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Take Action Tuesday: Speak up for Children, Communities of Color, Rainforests and Gray Wolves

November 27, 2018

Food for thought: One in five children live in poverty, and they rely on school lunches to meet some or all of their nutritional needs. (Photo credit: National Institutes of Health)

S.E. Smith, Truthout: More than 12 million children in the U.S. experience food insecurity — and that doesn’t just mean they don’t always know when their next meal is. The backpack program, which is often administered through a food bank that partners with a school, is just one tactic being used by advocacy groups and schools to combat hunger and poverty.
>>>Fight child hunger this winter by supporting a backpack program.

Rainforest Rescue: Policymakers and industries in more than 20 countries have signed on to a “Biofuture Platform” that would use biofuels, bioplastics and biomaterials as an alternative to fossil fuels. The consequences for land, food production, ecosystems and human rights would be dire.
>>>Urge governments to reject the misguided Biofuture Platform and embrace real solutions such as reducing consumption, protecting ecosystems and promoting agroecology instead.

Ju-Hyun Park, In 2014, after years of grassroots organizing, Governor Andrew Cuomo bowed to public pressure and banned fracking in the state of New York. But that hasn’t stopped the progress of a massive new fracked gas infrastructure project — the Williams Northeast Supply Enhancement Pipeline, which would stretch along the floor of New York Harbor for 23 miles, passing by Staten Island, Coney Island, just 4 miles south of the Rockaways. There’s no new demand for the gas that this pipeline would carry, and it endangers coastal communities, most of which are low-income communities of color.
>>>Tell Governor Cuomo to stop the Williams Pipeline.

Kevin Mathews, Care2: The House of Representatives passed a bill to remove protections from the gray wolf in the U.S, which would allow hunters and landowners to shoot the wolves at whim. Before these protections were instituted, the gray wolf was nearly wiped out entirely in the same way. The measures taken have helped the wolves to rebound to over 5,000, which is still way under what the population used to be. Although they may not be considered “endangered” anymore, reviving hunting is a recipe for decimating the population all over again.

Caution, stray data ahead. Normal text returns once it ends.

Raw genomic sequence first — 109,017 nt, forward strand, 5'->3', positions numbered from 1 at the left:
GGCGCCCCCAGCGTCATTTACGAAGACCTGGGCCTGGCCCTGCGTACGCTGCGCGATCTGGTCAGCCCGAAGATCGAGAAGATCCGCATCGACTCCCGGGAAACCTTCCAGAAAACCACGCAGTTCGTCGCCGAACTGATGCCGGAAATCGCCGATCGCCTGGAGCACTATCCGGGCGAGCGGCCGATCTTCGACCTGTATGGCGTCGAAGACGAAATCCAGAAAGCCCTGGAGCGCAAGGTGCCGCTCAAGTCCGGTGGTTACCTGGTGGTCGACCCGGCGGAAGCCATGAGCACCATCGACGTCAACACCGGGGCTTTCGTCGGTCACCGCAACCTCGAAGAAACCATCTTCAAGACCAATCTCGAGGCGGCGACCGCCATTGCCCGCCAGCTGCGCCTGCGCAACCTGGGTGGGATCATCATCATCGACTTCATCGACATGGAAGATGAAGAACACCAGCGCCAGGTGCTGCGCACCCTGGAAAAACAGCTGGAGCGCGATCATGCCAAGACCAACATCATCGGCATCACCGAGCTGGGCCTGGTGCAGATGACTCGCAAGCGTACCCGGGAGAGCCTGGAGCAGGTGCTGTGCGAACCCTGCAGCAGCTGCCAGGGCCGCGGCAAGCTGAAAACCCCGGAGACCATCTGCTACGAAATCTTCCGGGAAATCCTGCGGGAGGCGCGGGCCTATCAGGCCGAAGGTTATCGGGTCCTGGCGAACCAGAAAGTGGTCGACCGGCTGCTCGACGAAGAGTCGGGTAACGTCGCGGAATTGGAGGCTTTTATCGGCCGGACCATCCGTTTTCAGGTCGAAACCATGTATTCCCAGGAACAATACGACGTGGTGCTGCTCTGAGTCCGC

>>>Urge Senate Energy & Natural Resources Chair Lisa Murkowski and the U.S. Senate to reject this bill .

Patagonia: Tasmania’s takayna/Tarkine is a 495,000-hectare region in northwestern Tasmania and one of the last undisturbed tracts of ancient rainforest in the world. The area is a crucial habitat for sixty of Tasmania’s rare and endangered species including the Tasmanian giant freshwater crayfish, the Tasmanian wedge-tailed eagle and the iconic Tasmanian devil. Despite its immense ecological and cultural value, it remains unprotected and at the mercy of destructive extraction industries, including logging and mining.
>>>Urge Tasmanian State Premier Will Hodgman to nominate takayna/Tarkine for World Heritage protection to protect it from extractive industries.

The Hunger Site: The fast fashion industry promotes cheaply made products that are “in style” for a single season, and then pushes out the next style as fast as the first. It is the second greatest pollution-causing industry on the planet and a huge exploiter of women and children.
>>>Tell the CEOs of Zara, H&M and Forever 21 to stop exploiting people and harming the planet by buying low-quality goods from unethical suppliers.

PETA: Since 2017, Johns Hopkins University experimenter Shreesh Mysore has received more than $800,000 in tax-funded grants from the National Institutes of Health (NIH) to conduct cruel and useless tests on barn owls, in which he restrains the birds, cuts into their skulls and inserts electrodes into their brains — even though the evidence is overwhelming that data from experiments on animals can’t be reliably applied to humans.
>>>Urge NIH not to squander taxpayer dollars on Mysore’s cruel and worthless experiments and instead to redirect funds to modern, superior, non-animal research methods.

Parting thought…

“It is one thing to show a man that he is in error, and another to put him in possession of the truth.” —John Locke

Earth | Food | Life (EFL) explores the critical and often interconnected issues facing the climate/environment, food/agriculture and animal/nature rights, and champions action; specifically, how responsible citizens, voters and consumers can help put society on an ethical path of sustainability that respects the rights of all species who call this planet home. EFL emphasizes the idea that everything is connected, so every decision matters.

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